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Category: Regulations

Some economists keep more extensive files from their departmental lives than others. John Kenneth Galbraith not only wrote faster than most folks read, but routine departmental business is laced with his  wit (when he writes) and fortified with other people’s memos and supplements that have been filed with as great a care as successive drafts of Galbraith’s own

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Milton Friedman, Rose Friedman née Director, George Stigler, and W. Allen Wallis all took some of their doctoral field examinations at the University of Chicago in the Spring Quarter of 1935. The names of the examiners and the other examinees can be seen from the mimeographed page I found in George Stigler’s papers at the

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6 months ago

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The following requirements for the degree of Doctor of Philosophy of the Columbia University Faculty of Political Science were published in the Columbia University Bulletin of Information. Announcement 1920-1921 of Courses offered in History, Economics and Public Law. The date of publication of the Bulletin is January 31, 1920 which is two weeks before the

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By itself such an archival artifact from 1924 is just another boring piece of paper. But it is evidence that the search for an optimal deadline to balance the interests of thesis writers with the interests (and capacities) of professors did seem to require an explicit memorandum from the University of Chicago department head to

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While Economics in the Rear-View Mirror  is focussed on the content of graduate education in economics (including both the transmission of the tools and norms of economic science and scholarship), from time to time I’ll be adding artifacts related to the certification function of degree-granting institutions that have established rules to regulate the “paper-chase” of their graduate students. Examples:

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Votes 1, 2 and 3 taken by the Harvard economics department in the Spring of 1912 provide a few details how the courses designated “Group Two: For graduates and undergraduates” were to govern the admission of undergraduates and the differential course requirements for the two types of students. _______________________________   HARVARD UNIVERSITY (INTERDEPARTMENTAL CORRESPONDENCE SHEET) Cambridge,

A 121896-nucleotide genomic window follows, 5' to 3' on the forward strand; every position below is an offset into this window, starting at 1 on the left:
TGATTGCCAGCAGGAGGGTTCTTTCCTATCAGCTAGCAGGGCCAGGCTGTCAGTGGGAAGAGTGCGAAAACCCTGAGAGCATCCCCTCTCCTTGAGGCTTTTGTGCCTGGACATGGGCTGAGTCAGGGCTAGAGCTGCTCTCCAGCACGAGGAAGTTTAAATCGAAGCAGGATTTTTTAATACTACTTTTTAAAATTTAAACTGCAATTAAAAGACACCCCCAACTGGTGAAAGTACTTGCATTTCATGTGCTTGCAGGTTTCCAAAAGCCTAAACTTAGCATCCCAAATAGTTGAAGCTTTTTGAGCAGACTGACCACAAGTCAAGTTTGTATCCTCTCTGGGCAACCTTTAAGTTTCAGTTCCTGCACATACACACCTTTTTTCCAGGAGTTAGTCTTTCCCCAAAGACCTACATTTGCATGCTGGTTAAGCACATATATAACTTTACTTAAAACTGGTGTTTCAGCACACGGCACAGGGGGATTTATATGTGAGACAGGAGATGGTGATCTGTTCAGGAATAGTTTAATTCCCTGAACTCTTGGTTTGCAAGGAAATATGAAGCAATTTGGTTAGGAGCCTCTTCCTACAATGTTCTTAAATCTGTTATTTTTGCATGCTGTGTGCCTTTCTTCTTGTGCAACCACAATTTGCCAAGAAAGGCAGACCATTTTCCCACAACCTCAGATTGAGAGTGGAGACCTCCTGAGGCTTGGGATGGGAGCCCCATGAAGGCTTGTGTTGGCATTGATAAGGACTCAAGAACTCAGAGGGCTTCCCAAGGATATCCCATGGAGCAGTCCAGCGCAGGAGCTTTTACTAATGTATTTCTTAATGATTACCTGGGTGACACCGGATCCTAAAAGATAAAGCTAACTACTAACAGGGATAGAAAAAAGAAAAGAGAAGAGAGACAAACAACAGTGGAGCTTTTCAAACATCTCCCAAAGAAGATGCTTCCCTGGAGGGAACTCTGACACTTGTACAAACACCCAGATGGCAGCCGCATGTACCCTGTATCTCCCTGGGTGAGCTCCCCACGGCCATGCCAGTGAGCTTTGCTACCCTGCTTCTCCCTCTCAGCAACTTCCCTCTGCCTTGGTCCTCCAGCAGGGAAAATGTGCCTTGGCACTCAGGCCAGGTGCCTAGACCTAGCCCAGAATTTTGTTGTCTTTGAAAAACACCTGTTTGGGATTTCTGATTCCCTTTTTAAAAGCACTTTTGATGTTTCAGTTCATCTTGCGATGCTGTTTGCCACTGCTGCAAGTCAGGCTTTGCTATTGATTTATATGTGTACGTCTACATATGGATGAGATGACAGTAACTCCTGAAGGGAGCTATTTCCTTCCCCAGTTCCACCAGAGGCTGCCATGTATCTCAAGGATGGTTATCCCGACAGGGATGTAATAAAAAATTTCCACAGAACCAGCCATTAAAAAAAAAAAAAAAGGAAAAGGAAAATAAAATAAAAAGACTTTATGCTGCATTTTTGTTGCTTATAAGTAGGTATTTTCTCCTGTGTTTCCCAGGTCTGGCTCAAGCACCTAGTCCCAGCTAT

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Just want to remind/alert readers that the artifacts that I post here on Economics in the Rear-view Mirror are samples from my project on the development of graduate and undergraduate economics education in the United States from the last quarter of the 19th century up through the middle of the 20th century. Besides the syllabi and

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Already by the academic year 1950-51 the M.I.T. economics department could boast seven economics professors who would still be around over a quarter of a century later, including Samuelson, Solow and Kindleberger. The printed departmental brochure along with a one-page announcement of twelve graduate fellowships, presumably sent to be posted on college and university bulletin

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This posting provides the menu of subject choices for the general examination to be admitted to Ph.D. candidacy in economics at Columbia as of 1916. We see that the history of economics and economic theory were still joined at the hip and that economic history was a compulsory field. Also interesting to note: the optional field

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